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Have you ever watched a sci-fi or action movie, where the characters move into a pitch black room and switch on their thermal vision? Or have you ever played Metroid Prime and remember the thermal visor that the main character got?
Well I have done both of those things and think its rather neat. Visible light is an excellent way for us to utilize our eyes to see the world around us, but there are some shortcomings of our current evolutionary iteration of a lens eyeball, namely that it doesnt work without visible light having been introduced to our system. It can also reflect weird and distort the image captured by it.
Thermal cameras dont have these problems, they detect the infrared wavelengths of light that are naturally emitted by any warm body. This means they work in the dark, and they dont really reflect off of surfaces so much as visible light wavelengths do. This makes them handy to use in the absence of a visible light source to detect warm bodies, as well as it can be used to more accurately track the kinematics of a warm body in motion more accurately than a conventional camera.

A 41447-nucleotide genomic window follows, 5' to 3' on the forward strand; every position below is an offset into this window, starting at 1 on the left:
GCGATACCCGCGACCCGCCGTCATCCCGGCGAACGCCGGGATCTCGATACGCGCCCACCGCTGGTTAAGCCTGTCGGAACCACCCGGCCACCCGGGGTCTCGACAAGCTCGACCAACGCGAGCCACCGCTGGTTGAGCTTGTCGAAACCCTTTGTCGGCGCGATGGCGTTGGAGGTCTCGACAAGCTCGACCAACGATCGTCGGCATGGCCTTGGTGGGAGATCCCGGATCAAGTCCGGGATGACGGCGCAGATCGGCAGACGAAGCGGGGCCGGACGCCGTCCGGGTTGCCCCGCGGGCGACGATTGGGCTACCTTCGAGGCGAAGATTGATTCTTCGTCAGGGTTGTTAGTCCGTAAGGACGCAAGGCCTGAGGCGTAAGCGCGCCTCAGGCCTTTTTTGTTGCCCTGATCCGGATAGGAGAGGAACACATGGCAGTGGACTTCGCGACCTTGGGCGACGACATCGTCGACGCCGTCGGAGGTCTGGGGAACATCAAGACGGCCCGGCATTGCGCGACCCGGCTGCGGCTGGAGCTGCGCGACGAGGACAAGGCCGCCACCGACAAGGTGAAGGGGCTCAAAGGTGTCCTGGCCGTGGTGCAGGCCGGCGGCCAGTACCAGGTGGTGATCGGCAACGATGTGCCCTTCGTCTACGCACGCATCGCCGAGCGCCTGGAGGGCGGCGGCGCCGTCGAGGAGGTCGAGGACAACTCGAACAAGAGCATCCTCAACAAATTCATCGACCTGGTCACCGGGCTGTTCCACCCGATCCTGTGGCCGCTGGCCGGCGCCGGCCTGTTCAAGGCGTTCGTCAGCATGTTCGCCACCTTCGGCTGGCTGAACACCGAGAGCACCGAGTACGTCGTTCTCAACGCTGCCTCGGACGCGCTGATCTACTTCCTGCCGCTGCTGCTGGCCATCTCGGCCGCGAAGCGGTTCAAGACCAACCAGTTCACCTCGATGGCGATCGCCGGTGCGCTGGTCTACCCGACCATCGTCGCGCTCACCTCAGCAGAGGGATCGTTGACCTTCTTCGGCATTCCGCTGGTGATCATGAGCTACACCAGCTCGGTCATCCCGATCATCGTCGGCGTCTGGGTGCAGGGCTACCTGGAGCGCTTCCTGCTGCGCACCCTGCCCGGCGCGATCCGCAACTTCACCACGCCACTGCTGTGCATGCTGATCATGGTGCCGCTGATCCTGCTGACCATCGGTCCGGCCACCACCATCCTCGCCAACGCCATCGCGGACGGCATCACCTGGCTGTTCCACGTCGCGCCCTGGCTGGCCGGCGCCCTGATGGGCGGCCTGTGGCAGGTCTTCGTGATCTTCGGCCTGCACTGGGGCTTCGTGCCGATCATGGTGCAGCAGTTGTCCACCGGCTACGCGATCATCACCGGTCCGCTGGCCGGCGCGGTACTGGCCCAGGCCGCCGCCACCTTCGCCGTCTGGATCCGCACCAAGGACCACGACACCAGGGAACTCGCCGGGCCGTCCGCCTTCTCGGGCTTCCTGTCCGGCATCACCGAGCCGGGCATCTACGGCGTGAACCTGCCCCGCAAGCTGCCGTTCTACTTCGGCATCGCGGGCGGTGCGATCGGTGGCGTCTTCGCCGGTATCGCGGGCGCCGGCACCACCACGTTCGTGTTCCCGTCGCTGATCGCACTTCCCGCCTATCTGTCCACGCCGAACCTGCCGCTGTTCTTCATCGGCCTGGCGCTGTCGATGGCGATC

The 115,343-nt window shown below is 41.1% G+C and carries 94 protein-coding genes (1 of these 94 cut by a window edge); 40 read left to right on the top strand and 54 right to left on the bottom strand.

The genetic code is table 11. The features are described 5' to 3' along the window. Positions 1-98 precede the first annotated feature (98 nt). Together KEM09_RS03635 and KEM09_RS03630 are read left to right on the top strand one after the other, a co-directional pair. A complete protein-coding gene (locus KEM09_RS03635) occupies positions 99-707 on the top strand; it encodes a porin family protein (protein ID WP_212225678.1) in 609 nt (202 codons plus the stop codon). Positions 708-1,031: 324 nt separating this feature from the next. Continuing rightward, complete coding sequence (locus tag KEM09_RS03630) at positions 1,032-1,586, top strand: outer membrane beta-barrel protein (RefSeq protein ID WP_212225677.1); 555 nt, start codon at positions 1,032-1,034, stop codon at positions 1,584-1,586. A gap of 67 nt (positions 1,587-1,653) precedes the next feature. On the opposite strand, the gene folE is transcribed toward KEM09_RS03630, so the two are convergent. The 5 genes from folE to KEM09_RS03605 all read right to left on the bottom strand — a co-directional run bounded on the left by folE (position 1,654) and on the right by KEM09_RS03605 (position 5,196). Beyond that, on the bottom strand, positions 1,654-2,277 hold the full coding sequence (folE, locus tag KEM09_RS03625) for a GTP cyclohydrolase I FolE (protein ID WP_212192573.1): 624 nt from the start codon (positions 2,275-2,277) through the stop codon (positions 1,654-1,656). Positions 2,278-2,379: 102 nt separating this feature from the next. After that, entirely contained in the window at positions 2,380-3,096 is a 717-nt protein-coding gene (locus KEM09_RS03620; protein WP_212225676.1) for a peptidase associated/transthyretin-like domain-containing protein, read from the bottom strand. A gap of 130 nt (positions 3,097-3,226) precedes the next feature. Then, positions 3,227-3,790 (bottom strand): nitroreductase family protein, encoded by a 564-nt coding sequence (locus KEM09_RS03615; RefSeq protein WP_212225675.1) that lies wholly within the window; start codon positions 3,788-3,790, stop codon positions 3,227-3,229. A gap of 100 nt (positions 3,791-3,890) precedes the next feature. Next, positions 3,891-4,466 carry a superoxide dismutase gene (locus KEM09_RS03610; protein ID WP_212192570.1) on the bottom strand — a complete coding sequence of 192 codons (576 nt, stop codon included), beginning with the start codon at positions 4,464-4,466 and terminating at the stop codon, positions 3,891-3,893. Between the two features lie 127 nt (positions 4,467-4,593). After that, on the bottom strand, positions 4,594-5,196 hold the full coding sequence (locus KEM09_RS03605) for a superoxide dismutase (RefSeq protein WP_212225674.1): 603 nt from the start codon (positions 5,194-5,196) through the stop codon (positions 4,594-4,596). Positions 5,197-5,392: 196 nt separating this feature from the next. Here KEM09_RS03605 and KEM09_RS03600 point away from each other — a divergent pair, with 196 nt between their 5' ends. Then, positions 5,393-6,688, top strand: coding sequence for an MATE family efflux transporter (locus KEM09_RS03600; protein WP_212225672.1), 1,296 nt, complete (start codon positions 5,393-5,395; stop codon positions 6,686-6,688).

We decided to make a thermal camera because we thought it would be a neat expansion on turning IR input into a visual representation. We ended up utilizing a small array of IR sensors called a Grid Eye AMG8833 and a small computer called a Raspberry Pi that is capable of expanding the only 8x8 input of the AMG8833 to an output of 32x32, which provides a decent resolution to the image the screen produces.
This is our instructable to make a little thermal camera, use this to impress your friends or dominate in some kind of indoor game played in the dark, although you will have to find a portable power supply sufficient to run the Pi on.”

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